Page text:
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NOC Code: NOC Code: 1423 Occupation: Desktop publishing operators and related occupations
Occupation Description: Occupation Description:
Desktop publishing operators use computers to enter copy into a typesetting system or operate typesetting output equipment to produce text that is ready to print. They are employed by firms that specialize in typesetting, commercial printing companies, publishing and printing companies and various establishments in the public and private sectors that have in-house printing departments. Desktop publishing operators use computers to enter copy into a typesetting system or operate typesetting output equipment to produce text that is ready to print. They are employed by firms that specialize in typesetting, commercial printing companies, publishing and printing companies and various establishments in the public and private sectors that have in-house printing departments.

  • Click on any of the Essential Skills to view sample workplace tasks for this occupation.
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Table will display the Skill Level for the Noc specified
Essential Skills Essential Skills Levels
Reading Reading 1 2 3 4
Writing Writing 1 2 3
Document Use Document Use 1 2 3
Digital Technology Digital Technology 1 2 3 4
Oral Communication Oral Communication 1 2 3
Money Math Money Math 1 2
Scheduling or Budgeting and Accounting Scheduling or Budgeting and Accounting 1 2
Measurement and Calculation Measurement and Calculation 1 2 3
Numerical Estimation Numerical Estimation 1 2 3
Job Task Planning and Organizing Job Task Planning and Organizing 1 2 3
Decision Making Decision Making 1 2 3
Problem Solving Problem Solving 1 2 3
Finding Information Finding Information 1 2 3

  • The skill levels represented in the above chart illustrate the full range of sample tasks performed by experienced workers and not individuals preparing for or entering this occupation for the first time.
  • Note that some occupational profiles do not include all Numeracy and Thinking Essential Skills.

If you would like to print a copy of the chart and sample tasks, click on the "Print Occupational Profile" button at the top of the page.

  • Read corrections to be made to text. (1)
  • Read work orders and insertion sheets which give changes to work orders. (2)
  • Read instruction sheets which give specifications for various jobs, such as how to design and typeset a label, booklet or brochure. (2)
  • Read trade magazine articles, journals and books on software and hardware to keep up-to-date with industry developments. (3)
  • Read and edit text in articles and announcements for effectiveness and correctness in spelling and grammar. (4)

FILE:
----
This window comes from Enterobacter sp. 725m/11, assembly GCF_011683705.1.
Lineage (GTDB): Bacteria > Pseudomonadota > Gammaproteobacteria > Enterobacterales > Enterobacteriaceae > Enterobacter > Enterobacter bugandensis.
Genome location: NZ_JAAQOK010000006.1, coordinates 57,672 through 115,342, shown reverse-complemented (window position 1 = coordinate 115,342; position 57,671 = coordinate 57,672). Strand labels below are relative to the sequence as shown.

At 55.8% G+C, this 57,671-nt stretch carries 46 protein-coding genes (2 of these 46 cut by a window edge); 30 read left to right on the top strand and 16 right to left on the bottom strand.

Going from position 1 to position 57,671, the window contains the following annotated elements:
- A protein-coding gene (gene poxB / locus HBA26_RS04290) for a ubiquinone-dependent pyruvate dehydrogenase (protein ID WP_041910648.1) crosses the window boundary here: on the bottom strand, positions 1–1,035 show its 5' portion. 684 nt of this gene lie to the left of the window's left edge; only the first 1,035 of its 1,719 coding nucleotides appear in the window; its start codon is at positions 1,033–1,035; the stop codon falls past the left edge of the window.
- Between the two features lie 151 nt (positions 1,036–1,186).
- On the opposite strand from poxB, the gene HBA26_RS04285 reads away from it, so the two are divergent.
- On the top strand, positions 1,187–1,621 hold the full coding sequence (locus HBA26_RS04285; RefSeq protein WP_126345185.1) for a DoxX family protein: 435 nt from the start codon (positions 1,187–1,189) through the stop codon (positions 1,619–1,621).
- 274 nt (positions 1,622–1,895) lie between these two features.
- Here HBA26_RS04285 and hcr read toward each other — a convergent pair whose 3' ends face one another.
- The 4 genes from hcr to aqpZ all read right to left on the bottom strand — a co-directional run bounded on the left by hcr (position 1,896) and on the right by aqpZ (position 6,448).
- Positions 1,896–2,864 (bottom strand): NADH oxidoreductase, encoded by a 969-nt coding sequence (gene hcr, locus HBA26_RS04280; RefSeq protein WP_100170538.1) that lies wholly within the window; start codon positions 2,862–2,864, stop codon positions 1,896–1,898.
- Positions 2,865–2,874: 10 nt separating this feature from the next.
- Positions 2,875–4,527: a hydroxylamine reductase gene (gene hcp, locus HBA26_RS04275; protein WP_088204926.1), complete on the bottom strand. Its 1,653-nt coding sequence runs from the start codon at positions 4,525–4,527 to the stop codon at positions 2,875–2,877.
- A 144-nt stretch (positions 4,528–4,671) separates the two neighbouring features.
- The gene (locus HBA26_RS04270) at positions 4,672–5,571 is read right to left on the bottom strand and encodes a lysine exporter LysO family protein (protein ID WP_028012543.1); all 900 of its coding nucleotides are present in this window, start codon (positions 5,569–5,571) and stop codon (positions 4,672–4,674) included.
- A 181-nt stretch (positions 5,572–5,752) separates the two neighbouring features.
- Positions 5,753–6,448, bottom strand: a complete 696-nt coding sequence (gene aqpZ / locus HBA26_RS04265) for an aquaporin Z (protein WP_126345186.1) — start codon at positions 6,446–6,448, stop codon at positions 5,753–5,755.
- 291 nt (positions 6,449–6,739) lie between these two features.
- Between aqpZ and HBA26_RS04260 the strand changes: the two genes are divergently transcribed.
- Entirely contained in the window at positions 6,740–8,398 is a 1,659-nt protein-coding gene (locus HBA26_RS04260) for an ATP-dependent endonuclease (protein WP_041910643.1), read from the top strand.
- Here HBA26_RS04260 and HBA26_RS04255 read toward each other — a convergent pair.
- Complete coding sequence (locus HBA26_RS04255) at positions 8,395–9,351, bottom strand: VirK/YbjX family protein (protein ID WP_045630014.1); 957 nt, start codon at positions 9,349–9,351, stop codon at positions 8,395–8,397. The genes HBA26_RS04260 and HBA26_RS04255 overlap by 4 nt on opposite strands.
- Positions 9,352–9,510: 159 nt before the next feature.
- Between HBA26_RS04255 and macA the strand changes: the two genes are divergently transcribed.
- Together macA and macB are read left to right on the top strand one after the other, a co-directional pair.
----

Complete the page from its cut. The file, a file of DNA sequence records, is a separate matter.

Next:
• Read computer manuals to troubleshoot and to learn about hardware and software. (4)
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  • Write notes as reminders and to organize work. (1)
  • Copy-type text provided by others. (2)
  • Write notes to co-workers describing the status of particular jobs or problems encountered. (2)
  • Complete written sections on work order forms. (2)
  • Revise the writing of others when typesetting materials. (2)
  • Write memos, for example, to describe the uses of new software programs. (3)
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Document Use
  • Read icons, images and menus on computer screens. (1)
  • Read lists of job priorities. (1)
  • Consult lists of font types and sizes in preparation for publishing products. (2)
  • Read printing deadline schedules. (2)
  • Read and complete forms, such as invoices, work forms and order forms. (2)
  • Use charts to convert between units of measurement, such as points, picas or inches. (2)
  • Refer to assembly drawings in computer manuals when setting up new equipment. (3)
  • Read charts in trade magazines comparing computer hardware in regard to compatibility, speed, power and price. (3)
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Digital Technology
  • Use communications software. For example, use email to transfer files to print shops or publishers. (2)
  • Use word processing. For example, write reports and prepare camera-ready text copy. (3)
  • Use a database. For example, draw upon material stored in a database in order to adapt it into a new product. (3)
  • Use graphics software. For example, use software to design, desktop publish and produce camera-ready material for printing. (4)
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Oral Communication
  • Receive instructions from sales or editorial staff regarding client orders. (1)
  • Give verbal instructions to co-workers about required changes to the layout of an ad or other product. (1)
  • Communicate with suppliers about the ordering of supplies and computer equipment. (1)
  • Report quotes, delivery times and job progress to managers. (1)